HDQRS. FIRST DIVISION PA. VOLS.,
Philadelphia, Pa., May 6, 1861.
Major F. J. PORTER,
Asst. Adjt. General, Hdqrs. Dep't of Pennsylvania:
MAJOR: I have to acknowledge the receipt of your two letters of yesterday's date,* received at a late hour last night, in one of which I am informed that the Commanding General directs you (me) to hold your (my) command in readiness to move at an early call from him.
It becomes my duty again to call your attention to the fact that three of the regiments of this division are not only without clothing, but also without arms or cartridge-boxes, camp equipage or cooking utensils of any description, and that there has not been a single cartridge-box issued to any one of the eight regiments of this division. Moreover, I yesterday made a more particular report that the muskets issued some days ago to the other regiments of the division are entirely unfit for service. Most of the springs of the locks are broken, and those that are not will not explode a cap. Some of the barrels are not in a condition to resist a discharge, and the alterations of some of them are so imperfect as to render them dangerous to those who use them, and it is the opinion a gunsmith employed in one of the regiments, to endeavor to put them in order at their own expense, that a discharge of them would do more harm to those who attempted to fire them than they could do to an enemy in their front.
Under these circumstances, I protest against these men being sent into service with such arms and without the means of protecting their ammunition from the weather. My great reliance upon these men is their confidence in each other. Place them in front of an enemy without arms or ammunition upon which they can depend, and that confidence is gone. I would consider the responsibility which would rest upon me a heavy one were I not urgently to call the attention of the Government to this fact. The character of this city, of the State, and of the country, to say nothing of the officers and men connected with the command, requires me officially, as I now do, to place this statement upon record, and to ask for a board of survey to examine and report upon the condition of these arms.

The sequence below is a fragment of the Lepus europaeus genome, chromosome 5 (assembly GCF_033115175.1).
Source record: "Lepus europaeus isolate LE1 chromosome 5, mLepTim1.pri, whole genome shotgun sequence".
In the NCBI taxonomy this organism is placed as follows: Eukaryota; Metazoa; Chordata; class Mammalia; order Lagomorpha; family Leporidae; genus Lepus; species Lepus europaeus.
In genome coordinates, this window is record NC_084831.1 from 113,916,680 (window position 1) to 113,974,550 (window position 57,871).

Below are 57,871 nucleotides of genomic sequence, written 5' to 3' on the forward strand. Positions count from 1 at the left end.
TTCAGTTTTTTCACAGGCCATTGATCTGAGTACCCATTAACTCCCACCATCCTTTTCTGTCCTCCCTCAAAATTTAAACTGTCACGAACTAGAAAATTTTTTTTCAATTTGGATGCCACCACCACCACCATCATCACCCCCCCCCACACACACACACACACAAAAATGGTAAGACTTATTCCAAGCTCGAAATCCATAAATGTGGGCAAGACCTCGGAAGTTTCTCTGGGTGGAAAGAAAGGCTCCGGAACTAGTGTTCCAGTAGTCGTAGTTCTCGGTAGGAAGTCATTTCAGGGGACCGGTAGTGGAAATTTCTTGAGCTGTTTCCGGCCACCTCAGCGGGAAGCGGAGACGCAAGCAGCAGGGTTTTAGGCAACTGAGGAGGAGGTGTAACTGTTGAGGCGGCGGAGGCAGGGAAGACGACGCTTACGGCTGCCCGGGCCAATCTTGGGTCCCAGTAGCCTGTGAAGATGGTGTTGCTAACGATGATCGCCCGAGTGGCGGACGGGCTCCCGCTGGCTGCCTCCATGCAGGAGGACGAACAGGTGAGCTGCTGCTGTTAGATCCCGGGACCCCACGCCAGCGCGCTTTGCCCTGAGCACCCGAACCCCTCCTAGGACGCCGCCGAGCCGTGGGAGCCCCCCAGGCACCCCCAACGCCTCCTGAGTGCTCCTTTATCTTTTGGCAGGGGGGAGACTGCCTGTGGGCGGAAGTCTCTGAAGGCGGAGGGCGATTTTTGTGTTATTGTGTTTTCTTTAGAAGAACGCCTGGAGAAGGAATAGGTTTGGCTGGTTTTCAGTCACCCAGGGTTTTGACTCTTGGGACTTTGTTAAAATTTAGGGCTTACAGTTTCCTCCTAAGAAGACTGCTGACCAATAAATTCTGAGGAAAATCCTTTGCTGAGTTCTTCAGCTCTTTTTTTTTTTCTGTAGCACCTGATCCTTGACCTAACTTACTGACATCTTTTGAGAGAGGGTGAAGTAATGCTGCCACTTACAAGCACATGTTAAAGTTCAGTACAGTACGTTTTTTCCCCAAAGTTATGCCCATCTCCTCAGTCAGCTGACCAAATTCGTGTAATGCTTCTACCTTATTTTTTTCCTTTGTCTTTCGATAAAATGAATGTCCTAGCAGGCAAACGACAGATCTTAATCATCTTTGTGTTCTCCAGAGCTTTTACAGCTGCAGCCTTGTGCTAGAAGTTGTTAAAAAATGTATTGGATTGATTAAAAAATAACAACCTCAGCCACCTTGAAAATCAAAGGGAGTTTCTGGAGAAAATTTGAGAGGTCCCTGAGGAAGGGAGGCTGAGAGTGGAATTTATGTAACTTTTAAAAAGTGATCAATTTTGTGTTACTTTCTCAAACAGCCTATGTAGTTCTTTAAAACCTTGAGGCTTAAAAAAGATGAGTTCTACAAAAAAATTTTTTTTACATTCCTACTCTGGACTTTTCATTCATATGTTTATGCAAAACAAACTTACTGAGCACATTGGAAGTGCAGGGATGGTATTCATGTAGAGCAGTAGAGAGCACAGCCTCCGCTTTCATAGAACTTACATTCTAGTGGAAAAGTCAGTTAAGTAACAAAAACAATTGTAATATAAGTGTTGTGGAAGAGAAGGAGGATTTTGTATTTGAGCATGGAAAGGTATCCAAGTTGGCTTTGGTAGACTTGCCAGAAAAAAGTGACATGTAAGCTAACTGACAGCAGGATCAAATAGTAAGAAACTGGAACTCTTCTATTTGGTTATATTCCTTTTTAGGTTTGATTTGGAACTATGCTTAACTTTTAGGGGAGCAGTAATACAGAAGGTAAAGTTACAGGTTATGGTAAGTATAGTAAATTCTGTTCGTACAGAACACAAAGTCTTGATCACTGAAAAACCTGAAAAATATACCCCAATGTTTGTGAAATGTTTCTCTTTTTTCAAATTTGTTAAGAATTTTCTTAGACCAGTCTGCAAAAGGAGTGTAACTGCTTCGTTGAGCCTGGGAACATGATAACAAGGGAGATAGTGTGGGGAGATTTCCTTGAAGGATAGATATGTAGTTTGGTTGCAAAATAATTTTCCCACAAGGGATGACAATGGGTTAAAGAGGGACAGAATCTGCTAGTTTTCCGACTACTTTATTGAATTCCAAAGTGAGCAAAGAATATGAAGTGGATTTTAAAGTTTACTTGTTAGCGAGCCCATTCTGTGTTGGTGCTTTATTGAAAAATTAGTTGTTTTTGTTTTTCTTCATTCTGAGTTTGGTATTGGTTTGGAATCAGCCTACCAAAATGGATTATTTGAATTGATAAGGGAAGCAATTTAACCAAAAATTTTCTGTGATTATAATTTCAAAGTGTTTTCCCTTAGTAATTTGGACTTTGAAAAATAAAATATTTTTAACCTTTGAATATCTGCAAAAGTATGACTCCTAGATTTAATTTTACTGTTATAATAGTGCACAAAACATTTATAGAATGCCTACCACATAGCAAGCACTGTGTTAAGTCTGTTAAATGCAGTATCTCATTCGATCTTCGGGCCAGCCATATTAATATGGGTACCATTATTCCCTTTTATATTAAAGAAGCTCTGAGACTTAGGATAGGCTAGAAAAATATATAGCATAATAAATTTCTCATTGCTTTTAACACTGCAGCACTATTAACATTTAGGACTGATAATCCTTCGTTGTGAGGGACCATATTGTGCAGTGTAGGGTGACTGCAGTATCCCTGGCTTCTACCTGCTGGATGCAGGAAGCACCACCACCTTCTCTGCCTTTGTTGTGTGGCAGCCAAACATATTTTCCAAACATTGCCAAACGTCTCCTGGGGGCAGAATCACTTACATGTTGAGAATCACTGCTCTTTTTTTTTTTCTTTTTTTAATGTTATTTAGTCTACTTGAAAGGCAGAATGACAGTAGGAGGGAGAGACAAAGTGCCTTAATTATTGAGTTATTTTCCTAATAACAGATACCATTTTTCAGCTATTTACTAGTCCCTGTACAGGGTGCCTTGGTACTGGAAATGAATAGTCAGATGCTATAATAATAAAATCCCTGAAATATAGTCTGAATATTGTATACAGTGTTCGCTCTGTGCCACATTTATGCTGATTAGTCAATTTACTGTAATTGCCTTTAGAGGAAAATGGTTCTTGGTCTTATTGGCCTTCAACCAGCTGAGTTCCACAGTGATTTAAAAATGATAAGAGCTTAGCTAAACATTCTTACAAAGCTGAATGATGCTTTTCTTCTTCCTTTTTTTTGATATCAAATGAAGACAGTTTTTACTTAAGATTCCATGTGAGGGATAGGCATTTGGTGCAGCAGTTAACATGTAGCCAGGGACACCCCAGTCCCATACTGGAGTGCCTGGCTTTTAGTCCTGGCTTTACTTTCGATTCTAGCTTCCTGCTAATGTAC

In my former communication I omitted to state that some of the plugs in the vents were easily driven out, and holes in the sides of the nipples had been filled with putty. Many of the threads of the screws were imperfect, and many of the locks are so wood-bound that it is with difficulty they can be cocked.
I sent to you in my report, on the 4th instant, letters reporting these defects from the commanding officers of three regiments of this division-Colonel patterson, Colonel Lewis, and Colonel Lyle-and I now inclose reports from Colonel Dare and from Colonel Gray upon the same subject. I repeat, that to send these regiments into service with such arms would be to discourage the command, and to give them a want of confidence in their superiors and in their Government.
I am, major, vary respectfully, yours,
Brevet Major-General, Commanding.